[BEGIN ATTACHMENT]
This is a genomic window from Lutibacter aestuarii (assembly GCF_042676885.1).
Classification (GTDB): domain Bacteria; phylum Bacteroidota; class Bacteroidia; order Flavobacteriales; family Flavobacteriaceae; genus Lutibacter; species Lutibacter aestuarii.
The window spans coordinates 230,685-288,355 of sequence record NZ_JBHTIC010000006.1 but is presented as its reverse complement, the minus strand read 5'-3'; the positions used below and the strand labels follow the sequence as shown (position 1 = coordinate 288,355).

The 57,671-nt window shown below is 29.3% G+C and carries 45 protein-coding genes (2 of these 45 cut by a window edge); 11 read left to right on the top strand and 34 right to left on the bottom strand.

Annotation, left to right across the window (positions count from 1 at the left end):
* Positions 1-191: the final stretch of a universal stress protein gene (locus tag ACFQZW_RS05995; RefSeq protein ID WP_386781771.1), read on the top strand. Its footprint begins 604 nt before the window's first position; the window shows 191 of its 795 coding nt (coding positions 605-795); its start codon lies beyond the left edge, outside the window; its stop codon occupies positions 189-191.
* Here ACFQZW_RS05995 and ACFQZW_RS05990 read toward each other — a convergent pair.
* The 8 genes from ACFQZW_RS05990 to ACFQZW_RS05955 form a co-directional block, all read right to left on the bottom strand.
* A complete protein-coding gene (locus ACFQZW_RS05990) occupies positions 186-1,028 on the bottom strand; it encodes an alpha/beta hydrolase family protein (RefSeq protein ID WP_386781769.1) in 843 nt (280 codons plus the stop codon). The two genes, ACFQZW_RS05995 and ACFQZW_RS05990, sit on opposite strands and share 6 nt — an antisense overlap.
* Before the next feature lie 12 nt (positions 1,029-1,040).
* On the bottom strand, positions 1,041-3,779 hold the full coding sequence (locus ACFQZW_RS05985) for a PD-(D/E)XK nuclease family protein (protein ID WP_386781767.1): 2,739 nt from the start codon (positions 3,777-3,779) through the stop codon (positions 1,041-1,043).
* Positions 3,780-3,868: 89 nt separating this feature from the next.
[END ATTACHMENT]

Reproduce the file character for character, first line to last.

This is a genomic window from Lutibacter aestuarii (assembly GCF_042676885.1).
Classification (GTDB): domain Bacteria; phylum Bacteroidota; class Bacteroidia; order Flavobacteriales; family Flavobacteriaceae; genus Lutibacter; species Lutibacter aestuarii.
The window spans coordinates 230,685-288,355 of sequence record NZ_JBHTIC010000006.1 but is presented as its reverse complement, the minus strand read 5'-3'; the positions used below and the strand labels follow the sequence as shown (position 1 = coordinate 288,355).

The 57,671-nt window shown below is 29.3% G+C and carries 45 protein-coding genes (2 of these 45 cut by a window edge); 11 read left to right on the top strand and 34 right to left on the bottom strand.

Annotation, left to right across the window (positions count from 1 at the left end):
* Positions 1-191: the final stretch of a universal stress protein gene (locus tag ACFQZW_RS05995; RefSeq protein ID WP_386781771.1), read on the top strand. Its footprint begins 604 nt before the window's first position; the window shows 191 of its 795 coding nt (coding positions 605-795); its start codon lies beyond the left edge, outside the window; its stop codon occupies positions 189-191.
* Here ACFQZW_RS05995 and ACFQZW_RS05990 read toward each other — a convergent pair.
* The 8 genes from ACFQZW_RS05990 to ACFQZW_RS05955 form a co-directional block, all read right to left on the bottom strand.
* A complete protein-coding gene (locus ACFQZW_RS05990) occupies positions 186-1,028 on the bottom strand; it encodes an alpha/beta hydrolase family protein (RefSeq protein ID WP_386781769.1) in 843 nt (280 codons plus the stop codon). The two genes, ACFQZW_RS05995 and ACFQZW_RS05990, sit on opposite strands and share 6 nt — an antisense overlap.
* Before the next feature lie 12 nt (positions 1,029-1,040).
* On the bottom strand, positions 1,041-3,779 hold the full coding sequence (locus ACFQZW_RS05985) for a PD-(D/E)XK nuclease family protein (protein ID WP_386781767.1): 2,739 nt from the start codon (positions 3,777-3,779) through the stop codon (positions 1,041-1,043).
* Positions 3,780-3,868: 89 nt separating this feature from the next.